Tobago’s marine experiences know no boundaries, whether it’s being wowed by breathtaking bioluminescence or learning to ride a big wave. Here are seven watery adventures to enjoy while you’re there…
Stand-up paddle boarding during the day is one thing, but experience paddling in Tobago’s watery fringes after dark will completely turn the experience on its head. Once night falls, the Bon Accord Lagoon’s sheltered waters are streaked by an electric blue; the bioluminescent plankton inhabiting the sea below your board, one of the world’s most unique natural phenomena. Every stroke of your paddle is like flicking a neon-tinted switch as the plankton shimmer like strobe illuminations beneath your feet, creating a watery light show. This is Mother Nature at her magical best, and you'll likely be tempted to jump in so you can join the party.
Much of Tobago’s cuisine revolves around fish, so it makes sense to try your hand at catching your own supper while you’re there. Castara Bay and Charlotteville are two of the best places to base yourself for a deep-sea fishing trip, with several half-day or day tours departing their shores, all operated by local fishermen with netfuls of experience. Tuna, mahi-mahi and barracuda are just some of the fish that could be among your catch of the day. Castara’s lively market offers the full fish experience, where you can watch them being caught, prepared, sold and cooked all in one day and best of all, eat them.
Tobago’s waters are handsomely stocked with rainbow-hued reefs, each teeming with aquarium-like numbers of marine life. If you’re not an experienced diver fear not, the island is replete with numerous underwater treasures that can be found close to the shore, making them perfect for beginners.
Just seconds from the beach, the shallow waters of Arnos Vale Reef are considered one of Tobago’s finest snorkelling hotspots, where your eyes will be greeted by a kaleidoscope of neon-hued coral. Myriad crayon-coloured fish flit around coral-encrusted boulders and though the reef is only a little more than 200m in length, the sheer number of creatures you’ll encounter – pink sea urchins, barracuda, squid and more – is unbelievable. Snorkellers can also discover vibrant fish and giant coral sponges that lie within Pirate’s Bay, a quieter alternative that few others know about.
The bright corals, iridescent sponges and shoals of exotic fish of Buccoo Reef are a magnet for enthusiastic snorkellers, but the ecosystem’s proximity to the surface means they’re at risk of being damaged by careless flippers and flailing arms. A paddle in a glass-bottomed kayak offers the best of both worlds: the chance to see this fragile underwater world of mangroves, reefs and tropical sea life in all their glory while being safe in the knowledge that you’re protecting its future at the same time. The consistently calm waters mean there’s no danger of aching muscles, leaving you to concentrate on the magical marine window beneath you.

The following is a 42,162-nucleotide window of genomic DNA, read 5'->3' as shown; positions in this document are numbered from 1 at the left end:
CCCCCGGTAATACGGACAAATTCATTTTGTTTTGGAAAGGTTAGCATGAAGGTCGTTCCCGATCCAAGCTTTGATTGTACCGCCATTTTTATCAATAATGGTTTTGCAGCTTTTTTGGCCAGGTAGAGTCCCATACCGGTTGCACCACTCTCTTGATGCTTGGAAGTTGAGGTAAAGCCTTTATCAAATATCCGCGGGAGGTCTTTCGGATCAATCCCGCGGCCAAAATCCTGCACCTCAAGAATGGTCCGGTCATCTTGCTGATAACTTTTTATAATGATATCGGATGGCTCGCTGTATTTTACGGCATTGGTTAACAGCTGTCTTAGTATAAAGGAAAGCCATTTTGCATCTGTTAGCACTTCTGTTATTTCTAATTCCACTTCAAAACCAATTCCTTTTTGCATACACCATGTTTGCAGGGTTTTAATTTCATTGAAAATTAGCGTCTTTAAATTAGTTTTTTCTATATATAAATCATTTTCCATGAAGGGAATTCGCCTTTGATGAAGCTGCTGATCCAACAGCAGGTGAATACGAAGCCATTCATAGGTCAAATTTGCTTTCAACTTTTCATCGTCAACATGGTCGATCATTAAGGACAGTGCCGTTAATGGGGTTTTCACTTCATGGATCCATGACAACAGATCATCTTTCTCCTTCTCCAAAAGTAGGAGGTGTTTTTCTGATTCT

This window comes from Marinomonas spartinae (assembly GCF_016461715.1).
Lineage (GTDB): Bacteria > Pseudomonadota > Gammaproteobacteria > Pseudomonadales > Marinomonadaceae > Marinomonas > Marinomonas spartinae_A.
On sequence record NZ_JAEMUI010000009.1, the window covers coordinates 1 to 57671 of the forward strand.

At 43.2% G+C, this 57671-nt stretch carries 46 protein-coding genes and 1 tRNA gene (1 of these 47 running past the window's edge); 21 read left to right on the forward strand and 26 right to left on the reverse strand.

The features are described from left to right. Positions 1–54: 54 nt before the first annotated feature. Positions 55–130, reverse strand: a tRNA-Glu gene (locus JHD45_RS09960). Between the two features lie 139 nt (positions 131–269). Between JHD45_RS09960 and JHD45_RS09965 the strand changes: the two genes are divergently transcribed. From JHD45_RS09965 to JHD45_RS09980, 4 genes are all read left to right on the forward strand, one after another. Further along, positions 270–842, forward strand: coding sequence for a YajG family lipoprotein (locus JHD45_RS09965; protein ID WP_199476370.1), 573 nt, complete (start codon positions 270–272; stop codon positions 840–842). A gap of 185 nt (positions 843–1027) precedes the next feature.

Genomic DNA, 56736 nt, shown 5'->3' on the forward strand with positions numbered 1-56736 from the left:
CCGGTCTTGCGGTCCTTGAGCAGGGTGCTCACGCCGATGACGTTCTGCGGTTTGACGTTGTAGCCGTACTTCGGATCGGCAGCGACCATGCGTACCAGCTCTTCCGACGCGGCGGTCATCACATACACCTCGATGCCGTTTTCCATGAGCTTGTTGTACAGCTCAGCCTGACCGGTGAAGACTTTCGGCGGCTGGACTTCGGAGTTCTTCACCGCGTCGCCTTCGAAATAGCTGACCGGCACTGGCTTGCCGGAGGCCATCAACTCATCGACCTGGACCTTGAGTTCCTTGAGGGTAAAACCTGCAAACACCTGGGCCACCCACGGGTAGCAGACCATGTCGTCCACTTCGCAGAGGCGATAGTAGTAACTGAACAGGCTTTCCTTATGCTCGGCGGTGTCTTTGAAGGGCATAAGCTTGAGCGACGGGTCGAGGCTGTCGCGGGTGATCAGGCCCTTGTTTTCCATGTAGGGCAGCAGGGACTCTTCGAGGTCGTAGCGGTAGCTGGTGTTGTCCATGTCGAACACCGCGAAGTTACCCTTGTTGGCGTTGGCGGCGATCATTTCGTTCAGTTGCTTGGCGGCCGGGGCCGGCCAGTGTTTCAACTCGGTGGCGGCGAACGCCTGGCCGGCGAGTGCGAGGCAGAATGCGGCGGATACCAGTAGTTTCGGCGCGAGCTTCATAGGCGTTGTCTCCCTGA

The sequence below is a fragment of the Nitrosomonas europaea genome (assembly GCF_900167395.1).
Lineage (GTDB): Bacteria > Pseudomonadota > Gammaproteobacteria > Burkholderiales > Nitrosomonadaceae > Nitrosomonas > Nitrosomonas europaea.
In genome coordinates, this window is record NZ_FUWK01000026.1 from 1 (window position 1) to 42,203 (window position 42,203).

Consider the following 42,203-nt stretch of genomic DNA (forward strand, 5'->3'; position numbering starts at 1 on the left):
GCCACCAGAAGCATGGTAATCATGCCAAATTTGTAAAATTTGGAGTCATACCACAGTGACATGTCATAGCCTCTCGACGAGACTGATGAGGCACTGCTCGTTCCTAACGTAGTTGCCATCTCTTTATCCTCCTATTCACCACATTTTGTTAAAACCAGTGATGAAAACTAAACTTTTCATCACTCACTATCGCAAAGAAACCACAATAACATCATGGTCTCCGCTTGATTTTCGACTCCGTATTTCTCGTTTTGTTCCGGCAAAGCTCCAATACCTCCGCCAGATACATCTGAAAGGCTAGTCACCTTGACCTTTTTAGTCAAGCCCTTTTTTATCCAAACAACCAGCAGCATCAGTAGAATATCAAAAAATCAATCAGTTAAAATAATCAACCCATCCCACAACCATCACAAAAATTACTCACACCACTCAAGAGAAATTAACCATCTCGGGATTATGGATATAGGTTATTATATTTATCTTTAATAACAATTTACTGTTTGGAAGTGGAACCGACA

Comprising a trio of sites, Mount Irvine off Tobago’s south-western coastline is a haven for divers. While the lobsters, crabs, eagle rays and tropical fish may be aplenty, the hawksbill turtles are the real celebrities in these waters. Once you glide past the rocky outcrops of Mount Irvine Bay you’ll reach what’s known as the Extension, a deeper dive site filled with crayon-coloured coral alive with moray eels and snappers. It’s here where you’ll also find the turtles, whose calm nature means you’re afforded the rare opportunity to swim alongside them for epic up-close encounters you’d rarely find anywhere else.
The Caribbean is one of the coolest places on the planet to go surfing and Tobago is no exception. The golden beach of Mount Irvine is where the waves are at their grandest and there’s not a single day where you won’t find a local trying to ride one. December to March marks the peak surfing season, where the ocean swells feed the biggest waves and crowds gather to watch surfers test their skills on the largest crests. Even if you’re not a surfer, it’s a thrilling atmosphere to be involved in and the beach cabanas and almond tree-pocked sands provide the ideal setting to watch an eye-popping crimson sunset.
Found a mile off the coast of Pigeon Point and reached by glass-bottomed boat, Nylon Pool is one of nature’s oddities. Despite being so far away from land, you’re never more than thigh-deep in water at this coral pool in the middle of the ocean. Just by floating or standing in its calm shallows garners a sense of enjoyment, mainly because your mind tells you it shouldn’t be possible. Princess Margaret coined its name on her honeymoon in 1962, deeming its waters as clear as nylon and locals also share a keen interest in its purity – legend has it, a swim in Nylon Pool will shave 10 years off your age.
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